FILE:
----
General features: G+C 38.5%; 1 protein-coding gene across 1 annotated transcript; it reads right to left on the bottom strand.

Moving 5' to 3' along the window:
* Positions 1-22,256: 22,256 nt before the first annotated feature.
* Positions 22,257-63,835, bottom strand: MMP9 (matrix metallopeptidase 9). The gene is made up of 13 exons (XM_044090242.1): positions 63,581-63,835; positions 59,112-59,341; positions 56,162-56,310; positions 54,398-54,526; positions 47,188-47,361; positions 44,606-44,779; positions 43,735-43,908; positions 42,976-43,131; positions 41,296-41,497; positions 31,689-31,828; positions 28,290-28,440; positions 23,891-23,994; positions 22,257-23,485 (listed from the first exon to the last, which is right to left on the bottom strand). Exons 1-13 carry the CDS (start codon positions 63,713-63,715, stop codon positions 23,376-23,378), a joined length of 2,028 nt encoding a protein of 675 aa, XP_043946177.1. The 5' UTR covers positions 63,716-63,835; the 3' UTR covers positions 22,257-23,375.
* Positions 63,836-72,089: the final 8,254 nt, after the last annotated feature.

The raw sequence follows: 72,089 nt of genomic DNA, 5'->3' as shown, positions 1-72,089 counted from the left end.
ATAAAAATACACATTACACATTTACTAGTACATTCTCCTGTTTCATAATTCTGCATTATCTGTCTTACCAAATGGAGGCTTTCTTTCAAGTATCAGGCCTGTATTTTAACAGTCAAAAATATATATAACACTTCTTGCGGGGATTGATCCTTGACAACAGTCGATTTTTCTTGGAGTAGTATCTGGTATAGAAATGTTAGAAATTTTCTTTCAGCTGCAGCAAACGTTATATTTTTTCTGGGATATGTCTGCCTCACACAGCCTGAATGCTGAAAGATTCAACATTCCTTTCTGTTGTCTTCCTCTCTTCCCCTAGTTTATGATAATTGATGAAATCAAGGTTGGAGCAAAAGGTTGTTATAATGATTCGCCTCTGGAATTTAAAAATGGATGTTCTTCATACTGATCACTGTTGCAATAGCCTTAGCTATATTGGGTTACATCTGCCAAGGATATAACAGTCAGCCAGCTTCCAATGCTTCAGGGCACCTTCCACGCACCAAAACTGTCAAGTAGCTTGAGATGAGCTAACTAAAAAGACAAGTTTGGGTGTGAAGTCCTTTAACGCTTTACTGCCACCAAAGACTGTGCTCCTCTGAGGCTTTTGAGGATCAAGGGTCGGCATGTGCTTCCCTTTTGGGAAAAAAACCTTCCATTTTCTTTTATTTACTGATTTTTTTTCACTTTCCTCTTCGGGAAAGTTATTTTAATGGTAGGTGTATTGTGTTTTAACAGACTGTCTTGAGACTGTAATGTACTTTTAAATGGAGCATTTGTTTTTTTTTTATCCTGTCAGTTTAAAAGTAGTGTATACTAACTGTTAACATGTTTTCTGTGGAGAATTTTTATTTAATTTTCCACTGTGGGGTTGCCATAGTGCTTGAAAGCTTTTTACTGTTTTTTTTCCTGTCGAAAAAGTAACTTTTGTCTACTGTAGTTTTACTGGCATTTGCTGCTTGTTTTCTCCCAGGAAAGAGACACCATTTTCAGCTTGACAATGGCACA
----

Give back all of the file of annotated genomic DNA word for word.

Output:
General features: G+C 38.5%; 1 protein-coding gene across 1 annotated transcript; it reads right to left on the bottom strand.

Moving 5' to 3' along the window:
* Positions 1-22,256: 22,256 nt before the first annotated feature.
* Positions 22,257-63,835, bottom strand: MMP9 (matrix metallopeptidase 9). The gene is made up of 13 exons (XM_044090242.1): positions 63,581-63,835; positions 59,112-59,341; positions 56,162-56,310; positions 54,398-54,526; positions 47,188-47,361; positions 44,606-44,779; positions 43,735-43,908; positions 42,976-43,131; positions 41,296-41,497; positions 31,689-31,828; positions 28,290-28,440; positions 23,891-23,994; positions 22,257-23,485 (listed from the first exon to the last, which is right to left on the bottom strand). Exons 1-13 carry the CDS (start codon positions 63,713-63,715, stop codon positions 23,376-23,378), a joined length of 2,028 nt encoding a protein of 675 aa, XP_043946177.1. The 5' UTR covers positions 63,716-63,835; the 3' UTR covers positions 22,257-23,375.
* Positions 63,836-72,089: the final 8,254 nt, after the last annotated feature.

The raw sequence follows: 72,089 nt of genomic DNA, 5'->3' as shown, positions 1-72,089 counted from the left end.
ATAAAAATACACATTACACATTTACTAGTACATTCTCCTGTTTCATAATTCTGCATTATCTGTCTTACCAAATGGAGGCTTTCTTTCAAGTATCAGGCCTGTATTTTAACAGTCAAAAATATATATAACACTTCTTGCGGGGATTGATCCTTGACAACAGTCGATTTTTCTTGGAGTAGTATCTGGTATAGAAATGTTAGAAATTTTCTTTCAGCTGCAGCAAACGTTATATTTTTTCTGGGATATGTCTGCCTCACACAGCCTGAATGCTGAAAGATTCAACATTCCTTTCTGTTGTCTTCCTCTCTTCCCCTAGTTTATGATAATTGATGAAATCAAGGTTGGAGCAAAAGGTTGTTATAATGATTCGCCTCTGGAATTTAAAAATGGATGTTCTTCATACTGATCACTGTTGCAATAGCCTTAGCTATATTGGGTTACATCTGCCAAGGATATAACAGTCAGCCAGCTTCCAATGCTTCAGGGCACCTTCCACGCACCAAAACTGTCAAGTAGCTTGAGATGAGCTAACTAAAAAGACAAGTTTGGGTGTGAAGTCCTTTAACGCTTTACTGCCACCAAAGACTGTGCTCCTCTGAGGCTTTTGAGGATCAAGGGTCGGCATGTGCTTCCCTTTTGGGAAAAAAACCTTCCATTTTCTTTTATTTACTGATTTTTTTTCACTTTCCTCTTCGGGAAAGTTATTTTAATGGTAGGTGTATTGTGTTTTAACAGACTGTCTTGAGACTGTAATGTACTTTTAAATGGAGCATTTGTTTTTTTTTTATCCTGTCAGTTTAAAAGTAGTGTATACTAACTGTTAACATGTTTTCTGTGGAGAATTTTTATTTAATTTTCCACTGTGGGGTTGCCATAGTGCTTGAAAGCTTTTTACTGTTTTTTTTCCTGTCGAAAAAGTAACTTTTGTCTACTGTAGTTTTACTGGCATTTGCTGCTTGTTTTCTCCCAGGAAAGAGACACCATTTTCAGCTTGACAATGGCACA